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Ground Plane Segmentation of Lidar Data on FPGA

This example shows how to separate organized 3-D lidar point cloud data into ground and non-ground parts on FPGA. Ground plane removal is an essential preprocessing step in lidar applications.

The example model loads a Velodyne PCAP® file from HDL-32E Lidar sensor. The PointCloudReader subsystem uses readFrame to read the input lidar data and separate its location and intensity components. The SegmentGroundFromLidarDataHDL subsystem performs ground plane segmentation in two major steps, Savitsky - Golay smoothing and breadth-first search ground labeling. The PointCloudViewer subsystem creates a point cloud player using pcplayer to observe the segmented lidar data. The lidar must be mounted horizontally such that all ground points are observed in the lidar scan closest to the sensor. For more details, see segmentGroundFromLidarData (Computer Vision Toolbox).

Ground Segmentation HDL Subsystem

The input to the HDL subsystem is an organized point cloud, available as a 32-by-2048-by-3 array. The three channels represent the x-, y-, and z- coordinates of the points. The CartesianToSphericalProjection converts these coordinates into a spherical system of range, pitch, and yaw. The SatizskyGolaySmoothing subsystem interpolates any non-finite outlier values in the lidar measurements. Finally, the BFSGroundLabeling subsystem flood fills the space and labels the connected ground components. To reduce latency and resource use in the flood fill operation, the model reads the values in an upside-down (row-wise) order.

Savitzky Golay Interpolate Subsystem

SavitzkyGolayInterpolate subsystem interpolates the non-finite values in the range and pitch plane. For the range plane, the interpolation is done using the neighbors in the column. If the difference of the neighbors and the current pixel is less than the required rangeThreshold, the mean of the differences is the new interpolated value of the current non-finite pixel. For the pitch plane, the interpolation of the current non-finite pixel is done using the left neighbor in the row. Using only the left neighbor optimizes the resources of the design while keeping up with the performance.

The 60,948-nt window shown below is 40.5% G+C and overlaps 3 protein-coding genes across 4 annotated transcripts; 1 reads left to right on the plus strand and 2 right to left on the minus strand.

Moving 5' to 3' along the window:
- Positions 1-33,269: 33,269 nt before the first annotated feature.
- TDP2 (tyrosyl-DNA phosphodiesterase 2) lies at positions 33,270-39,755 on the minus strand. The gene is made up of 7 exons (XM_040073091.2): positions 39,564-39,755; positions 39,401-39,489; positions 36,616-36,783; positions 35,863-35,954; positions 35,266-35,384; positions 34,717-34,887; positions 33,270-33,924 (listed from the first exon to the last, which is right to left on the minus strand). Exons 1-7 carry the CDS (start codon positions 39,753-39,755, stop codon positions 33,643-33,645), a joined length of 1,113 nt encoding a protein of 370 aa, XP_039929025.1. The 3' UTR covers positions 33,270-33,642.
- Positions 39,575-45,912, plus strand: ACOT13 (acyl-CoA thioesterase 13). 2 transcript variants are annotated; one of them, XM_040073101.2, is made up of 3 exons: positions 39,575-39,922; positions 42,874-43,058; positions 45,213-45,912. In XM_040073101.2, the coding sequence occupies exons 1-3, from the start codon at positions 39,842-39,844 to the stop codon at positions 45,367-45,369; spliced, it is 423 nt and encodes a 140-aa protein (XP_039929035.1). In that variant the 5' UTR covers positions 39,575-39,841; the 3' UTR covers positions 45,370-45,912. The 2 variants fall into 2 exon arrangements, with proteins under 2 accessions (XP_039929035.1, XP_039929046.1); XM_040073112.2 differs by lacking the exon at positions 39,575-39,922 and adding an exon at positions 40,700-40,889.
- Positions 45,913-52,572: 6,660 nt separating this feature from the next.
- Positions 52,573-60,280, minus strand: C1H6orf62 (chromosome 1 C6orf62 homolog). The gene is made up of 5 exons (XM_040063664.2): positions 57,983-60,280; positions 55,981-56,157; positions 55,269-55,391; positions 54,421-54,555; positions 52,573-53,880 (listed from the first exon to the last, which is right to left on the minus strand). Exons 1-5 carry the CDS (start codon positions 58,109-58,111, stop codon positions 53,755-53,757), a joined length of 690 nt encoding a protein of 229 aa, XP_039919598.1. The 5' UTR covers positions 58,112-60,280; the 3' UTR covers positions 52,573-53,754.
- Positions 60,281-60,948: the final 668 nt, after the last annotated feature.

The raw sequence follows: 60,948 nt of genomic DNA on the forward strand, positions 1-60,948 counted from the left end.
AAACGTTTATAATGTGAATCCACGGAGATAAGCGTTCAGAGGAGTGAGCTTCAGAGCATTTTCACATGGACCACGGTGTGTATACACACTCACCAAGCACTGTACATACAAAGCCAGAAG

Angle Compute Subsystem

After interpolation, the AngleCompute subsystem computes the angle of inclination derived from consecutive range values. It takes each column of the range image and calculates the angle. The FloodFill subsystem uses this angle to threshold and label the ground points. Let $R_{r-1}$ and $R_{r}$ be the range values corresponding to the rows $r-1$ and $r$ in the range image, then the angle can be computed as, $\alpha = atan2(|R_{r-1}\sin(\xi_{a})-R_{r}\sin(\xi_{b})| , |R_{r-1}\cos(\xi_{a})-R_{r}\cos(\xi_{b})|)$. Here, $\xi_{a}$ and $\xi_{b}$ are the vertical angles or pitch values corresponding to the rows $r-1$ and $r$, respectively.

Flood Fill Subsystem

The BFSGroundLabeling subsystem uses the flood fill algorithm to segment the ground points. It involves two steps implemented by the subsystems SeedsCompute and FloodFill. The seeds act as a start point for segmenting the ground points. The seedThreshold is the initial elevation angle used to identify the ground point in the scanning line closest to the lidar sensor. SeedsCompute subsystem checks if the elevation angle falls below the threshold and marks valid seeds as ground points for every column.

The FloodFill subsystem labels points as ground and non-ground points. The flood fill algorithm accuracy increases with more iterations. However, each iteration requires more hardware resources. This example implements a single iteration that filters more than 90% of the points accurately. The FloodFill subsystem computes the elevation angle difference between one labeled ground point and its 4-connected neighbors, i.e., top, bottom, left, and right. If any of the four neighbors is a ground pixel and the angle difference is less than a specified angleThreshold, then the point is labeled as ground point. The GroundLabelCompute subsystem is shown below.

Simulation and Output

The PointCloudViewer subsystem uses the ground point labels from the point cloud to color all ground points green and non-ground points white and plot the resulting lidar point cloud. The figure below shows the result of ground plane segmentation for HDL-32E lidar sensor.

Implementation Results

To check and generate the HDL code referenced in this example, you must have the HDL Coder™ product. To generate the HDL code, use this command.


The generated code was synthesized for a target of Xilinx ZC706 SoC. The design met a 150 MHz timing constraint. The hardware resources are as shown in the table.

T =

  5x2 table

    Resource        Usage     
    ________    ______________

    DSP48       26 (2.89%)    
    Register    39035 (8.93%) 
    LUT         33550 (15.35%)
    BRAM        160 (29.36%)  
    URAM        0 (0%)        


[1] Bogoslavskyi, I. "Efficient Online Segmentation for Sparse 3D Laser Scans." Journal of Photogrammetry, Remote Sensing and Geoinformation Science. Vol. 85, Number 1, 2017, pp. 41-52.